TELECAST IS A TALE OF THE TAPE

PETE DOUGHERTY
Section: SPORTS,  Page: CC2

Date: Wednesday, March 20, 2002

At least when they hit TV, the NCAA Wrestling Championships won't be old news. For the season straight year, ESPN2 will provide same-day taped coverage of the championship round, which should end around 4:30 p.m. Saturday at Pepsi Arena. That gives the Lingner Group, an Indianapolis-based production company that is handling the telecast for ESPN2, about three hours to put together a two-hour program for broadcast.


The formula seemed to work last year. The wrestling finals drew a 0.42 Nielsen rating, which translates to about 319,000 homes. That was more than double the audience of two years ago (0.18 rating, 124,000 homes), when the finals were shown on a Thursday afternoon -- five days after the matches.


The relatively short turnaround time is a challenge for the broadcasting crew.


``We try not to make it a hectic couple of hours,'' said Tina Thornton, coordinating producer for the telecast. ``We do our best to put everything down to tape, then from 4:30 to 7:30 scramble a little bit. There's not as much scrambling as you'd think. If we could do it live at some point in time, that would be great, but it is good for us to be able to turn it around and take the best stuff that we have and put it on the air.''


Jeff Blatnick, a Niskayuna native and former Olympic gold medalist, will have a prominent role in the telecast as the color analyst. He will work with Adrian Karsten, best known as a sideline reporter on ESPN's college football.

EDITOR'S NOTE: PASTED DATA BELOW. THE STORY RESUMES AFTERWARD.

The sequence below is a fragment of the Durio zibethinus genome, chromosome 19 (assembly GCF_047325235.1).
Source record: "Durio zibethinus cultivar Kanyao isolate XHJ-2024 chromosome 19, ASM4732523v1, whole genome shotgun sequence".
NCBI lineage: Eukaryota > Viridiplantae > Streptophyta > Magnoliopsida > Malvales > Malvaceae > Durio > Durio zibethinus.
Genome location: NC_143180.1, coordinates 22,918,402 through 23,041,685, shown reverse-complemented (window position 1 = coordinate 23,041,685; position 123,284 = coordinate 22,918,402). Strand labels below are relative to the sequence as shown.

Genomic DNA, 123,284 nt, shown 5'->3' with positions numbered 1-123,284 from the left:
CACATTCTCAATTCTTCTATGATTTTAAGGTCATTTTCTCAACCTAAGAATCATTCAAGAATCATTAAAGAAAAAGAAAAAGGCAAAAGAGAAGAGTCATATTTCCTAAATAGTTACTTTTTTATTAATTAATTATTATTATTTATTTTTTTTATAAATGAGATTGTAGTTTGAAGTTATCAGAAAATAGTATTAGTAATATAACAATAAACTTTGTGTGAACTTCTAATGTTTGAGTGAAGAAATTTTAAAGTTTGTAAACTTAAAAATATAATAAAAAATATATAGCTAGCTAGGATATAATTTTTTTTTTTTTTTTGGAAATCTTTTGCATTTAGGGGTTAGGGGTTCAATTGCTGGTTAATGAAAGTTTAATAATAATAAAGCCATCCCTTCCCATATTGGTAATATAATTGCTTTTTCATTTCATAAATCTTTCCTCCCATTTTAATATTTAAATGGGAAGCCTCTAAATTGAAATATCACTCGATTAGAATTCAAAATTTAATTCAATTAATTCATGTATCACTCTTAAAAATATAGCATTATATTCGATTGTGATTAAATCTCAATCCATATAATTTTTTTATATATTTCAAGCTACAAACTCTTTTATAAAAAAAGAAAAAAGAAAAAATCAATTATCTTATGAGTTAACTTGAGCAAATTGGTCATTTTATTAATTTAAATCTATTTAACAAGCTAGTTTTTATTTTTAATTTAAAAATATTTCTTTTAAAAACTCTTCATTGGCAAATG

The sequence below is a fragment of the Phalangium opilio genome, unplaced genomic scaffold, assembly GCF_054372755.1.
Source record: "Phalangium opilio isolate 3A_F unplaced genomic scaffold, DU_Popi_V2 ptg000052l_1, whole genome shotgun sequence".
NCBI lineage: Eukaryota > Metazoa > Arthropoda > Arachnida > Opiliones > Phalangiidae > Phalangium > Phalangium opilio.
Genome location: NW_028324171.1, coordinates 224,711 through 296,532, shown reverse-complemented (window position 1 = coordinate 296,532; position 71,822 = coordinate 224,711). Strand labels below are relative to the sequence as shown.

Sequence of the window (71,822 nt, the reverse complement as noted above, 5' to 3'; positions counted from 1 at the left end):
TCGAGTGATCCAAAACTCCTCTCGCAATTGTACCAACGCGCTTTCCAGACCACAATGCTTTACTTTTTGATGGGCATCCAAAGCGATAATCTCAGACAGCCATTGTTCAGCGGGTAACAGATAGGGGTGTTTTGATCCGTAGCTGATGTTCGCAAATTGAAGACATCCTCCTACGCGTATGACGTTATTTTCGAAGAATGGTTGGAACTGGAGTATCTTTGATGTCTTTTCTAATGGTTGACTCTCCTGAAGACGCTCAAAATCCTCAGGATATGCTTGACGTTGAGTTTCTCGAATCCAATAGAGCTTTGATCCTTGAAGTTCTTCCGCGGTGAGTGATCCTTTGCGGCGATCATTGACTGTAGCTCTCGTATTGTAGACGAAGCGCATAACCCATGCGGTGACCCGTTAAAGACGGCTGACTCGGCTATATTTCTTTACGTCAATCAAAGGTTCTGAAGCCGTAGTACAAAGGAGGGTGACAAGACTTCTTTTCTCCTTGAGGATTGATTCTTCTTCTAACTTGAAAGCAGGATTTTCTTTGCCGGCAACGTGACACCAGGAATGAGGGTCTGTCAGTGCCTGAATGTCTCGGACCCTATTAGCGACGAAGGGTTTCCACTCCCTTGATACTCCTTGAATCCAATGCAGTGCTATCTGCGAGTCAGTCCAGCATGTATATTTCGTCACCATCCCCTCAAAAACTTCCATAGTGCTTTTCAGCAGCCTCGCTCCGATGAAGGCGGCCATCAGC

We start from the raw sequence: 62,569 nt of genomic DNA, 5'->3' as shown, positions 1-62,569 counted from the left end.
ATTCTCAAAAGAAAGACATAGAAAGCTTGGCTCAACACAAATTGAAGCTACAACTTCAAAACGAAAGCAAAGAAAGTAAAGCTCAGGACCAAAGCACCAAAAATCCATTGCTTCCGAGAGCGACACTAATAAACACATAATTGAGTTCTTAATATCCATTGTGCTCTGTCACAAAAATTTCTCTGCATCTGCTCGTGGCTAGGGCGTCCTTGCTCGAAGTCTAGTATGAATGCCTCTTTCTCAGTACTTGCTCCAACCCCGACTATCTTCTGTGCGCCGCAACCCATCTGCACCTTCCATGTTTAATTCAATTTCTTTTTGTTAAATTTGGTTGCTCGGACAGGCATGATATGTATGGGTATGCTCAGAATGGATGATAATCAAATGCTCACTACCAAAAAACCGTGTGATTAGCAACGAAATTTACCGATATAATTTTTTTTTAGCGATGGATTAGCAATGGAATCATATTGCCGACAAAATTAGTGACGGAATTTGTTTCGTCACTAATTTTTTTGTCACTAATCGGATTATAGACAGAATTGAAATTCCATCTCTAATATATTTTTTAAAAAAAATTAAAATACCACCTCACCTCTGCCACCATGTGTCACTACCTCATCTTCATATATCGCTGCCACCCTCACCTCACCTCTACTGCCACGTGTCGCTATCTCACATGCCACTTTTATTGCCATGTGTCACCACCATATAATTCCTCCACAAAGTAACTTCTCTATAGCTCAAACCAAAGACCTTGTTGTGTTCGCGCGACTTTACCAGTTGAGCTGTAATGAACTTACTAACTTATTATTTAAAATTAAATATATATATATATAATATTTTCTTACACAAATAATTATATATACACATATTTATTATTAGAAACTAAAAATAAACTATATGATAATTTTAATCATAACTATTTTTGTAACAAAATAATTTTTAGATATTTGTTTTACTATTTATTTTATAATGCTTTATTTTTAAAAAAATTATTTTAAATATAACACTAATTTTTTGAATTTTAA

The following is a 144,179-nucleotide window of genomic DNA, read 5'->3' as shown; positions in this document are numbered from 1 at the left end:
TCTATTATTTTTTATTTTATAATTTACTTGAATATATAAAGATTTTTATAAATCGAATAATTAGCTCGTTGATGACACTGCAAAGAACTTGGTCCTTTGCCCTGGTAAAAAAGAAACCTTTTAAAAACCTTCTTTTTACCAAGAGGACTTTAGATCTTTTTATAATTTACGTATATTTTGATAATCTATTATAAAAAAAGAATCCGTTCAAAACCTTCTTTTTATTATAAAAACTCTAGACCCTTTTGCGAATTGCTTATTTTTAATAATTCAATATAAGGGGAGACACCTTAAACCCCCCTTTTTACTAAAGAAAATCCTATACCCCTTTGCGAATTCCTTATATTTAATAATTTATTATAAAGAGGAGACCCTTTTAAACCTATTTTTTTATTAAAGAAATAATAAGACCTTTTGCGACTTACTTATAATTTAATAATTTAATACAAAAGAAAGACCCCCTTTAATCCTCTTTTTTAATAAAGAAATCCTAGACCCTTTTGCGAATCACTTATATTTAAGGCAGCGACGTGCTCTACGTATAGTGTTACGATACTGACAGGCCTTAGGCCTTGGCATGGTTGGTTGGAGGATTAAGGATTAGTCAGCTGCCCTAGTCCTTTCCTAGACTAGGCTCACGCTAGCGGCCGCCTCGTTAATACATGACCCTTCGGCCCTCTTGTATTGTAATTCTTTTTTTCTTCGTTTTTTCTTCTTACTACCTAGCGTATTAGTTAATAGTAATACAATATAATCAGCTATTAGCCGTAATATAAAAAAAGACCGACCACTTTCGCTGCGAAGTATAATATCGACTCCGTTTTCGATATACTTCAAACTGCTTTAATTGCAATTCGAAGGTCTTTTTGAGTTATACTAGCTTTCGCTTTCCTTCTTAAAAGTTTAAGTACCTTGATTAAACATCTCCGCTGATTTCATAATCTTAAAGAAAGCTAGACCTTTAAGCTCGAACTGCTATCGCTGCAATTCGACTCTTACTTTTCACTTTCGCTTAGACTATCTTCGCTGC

``We have a two-hour package, and we do it on the fly,'' Blatnick explained. ``We call it live to tape, but if we have a scoreless first period, we already have it pretty much mapped out to throw that out and start the second period.''


The production team will employ five cameras, a relatively low number for a network telecast, but wrestling isn't as difficult to cover visually as a golf tournament or baseball game.


But because wrestling is a continuous-action sport, there are challenges for the production crew.


``It's very difficult to get a replay in,'' Thornton said. ``Let's say you get a takedown. After a takedown, there's probably going to be an escape. You can't get the replay of the takedown in without missing the escape. So what we're going to try to do is double-box the live action and put the replay in the secondary box.


``I wanted this NCAA sport to have the same types of qualities as other sports that we have on our air. In wrestling, it was difficult to keep track of who was winning, so what we've done is put a mini-board in. It seems quite simplistic, but it's really one of the most important parts of watching the telecast.''


The mini-board will give the wrestlers' names and current score, and the time.


Much of the focus will be on Iowa State's 197-pounder, Cael Sanderson, who is attempting to become the first wrestler in NCAA history to finish his career unbeaten.


``This is a big deal,'' Thornton said. ``He's 154-0 right now. We probably won't do a full-fledged feature on him, but `SportsCenter' is going to be there, and they're doing a piece specifically on Cael.''


Because the higher weight classes wrestle last, much of the telecast's momentum will be built toward Sanderson's bout, the next-to-last on the card, assuming he makes the final.


``Even though traditional wrestling fans can appreciate a 3-2 score, it's a lot better watching a 15-11 match because there's lot of action,'' Blatnick said. ``That's what we want to project to the public, that this is what can happen sometimes in wrestling.''


Pete Dougherty's TV/Radio column usually is published Sundays. He can be reached by calling 454-5416 or by e-mail at pdougherty@timesunion.com.